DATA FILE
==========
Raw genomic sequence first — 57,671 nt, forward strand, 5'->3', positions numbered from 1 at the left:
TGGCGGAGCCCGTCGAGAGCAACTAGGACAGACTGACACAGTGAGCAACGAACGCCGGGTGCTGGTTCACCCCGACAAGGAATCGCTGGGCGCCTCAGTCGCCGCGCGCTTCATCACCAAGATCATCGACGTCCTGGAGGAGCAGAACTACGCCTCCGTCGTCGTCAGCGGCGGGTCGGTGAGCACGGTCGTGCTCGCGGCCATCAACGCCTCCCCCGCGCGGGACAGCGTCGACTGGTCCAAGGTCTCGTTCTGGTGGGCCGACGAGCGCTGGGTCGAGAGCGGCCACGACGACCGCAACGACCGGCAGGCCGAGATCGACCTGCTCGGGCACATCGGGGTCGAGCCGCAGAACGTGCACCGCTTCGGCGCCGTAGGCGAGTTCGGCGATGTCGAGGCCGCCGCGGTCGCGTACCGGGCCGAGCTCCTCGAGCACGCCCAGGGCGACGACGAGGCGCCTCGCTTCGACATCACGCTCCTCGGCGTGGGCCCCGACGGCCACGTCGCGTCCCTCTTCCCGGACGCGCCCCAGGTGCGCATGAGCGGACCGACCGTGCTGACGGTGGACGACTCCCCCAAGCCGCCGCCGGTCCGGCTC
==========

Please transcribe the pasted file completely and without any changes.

Raw genomic sequence first — 57,671 nt, forward strand, 5'->3', positions numbered from 1 at the left:
TGGCGGAGCCCGTCGAGAGCAACTAGGACAGACTGACACAGTGAGCAACGAACGCCGGGTGCTGGTTCACCCCGACAAGGAATCGCTGGGCGCCTCAGTCGCCGCGCGCTTCATCACCAAGATCATCGACGTCCTGGAGGAGCAGAACTACGCCTCCGTCGTCGTCAGCGGCGGGTCGGTGAGCACGGTCGTGCTCGCGGCCATCAACGCCTCCCCCGCGCGGGACAGCGTCGACTGGTCCAAGGTCTCGTTCTGGTGGGCCGACGAGCGCTGGGTCGAGAGCGGCCACGACGACCGCAACGACCGGCAGGCCGAGATCGACCTGCTCGGGCACATCGGGGTCGAGCCGCAGAACGTGCACCGCTTCGGCGCCGTAGGCGAGTTCGGCGATGTCGAGGCCGCCGCGGTCGCGTACCGGGCCGAGCTCCTCGAGCACGCCCAGGGCGACGACGAGGCGCCTCGCTTCGACATCACGCTCCTCGGCGTGGGCCCCGACGGCCACGTCGCGTCCCTCTTCCCGGACGCGCCCCAGGTGCGCATGAGCGGACCGACCGTGCTGACGGTGGACGACTCCCCCAAGCCGCCGCCGGTCCGGCTC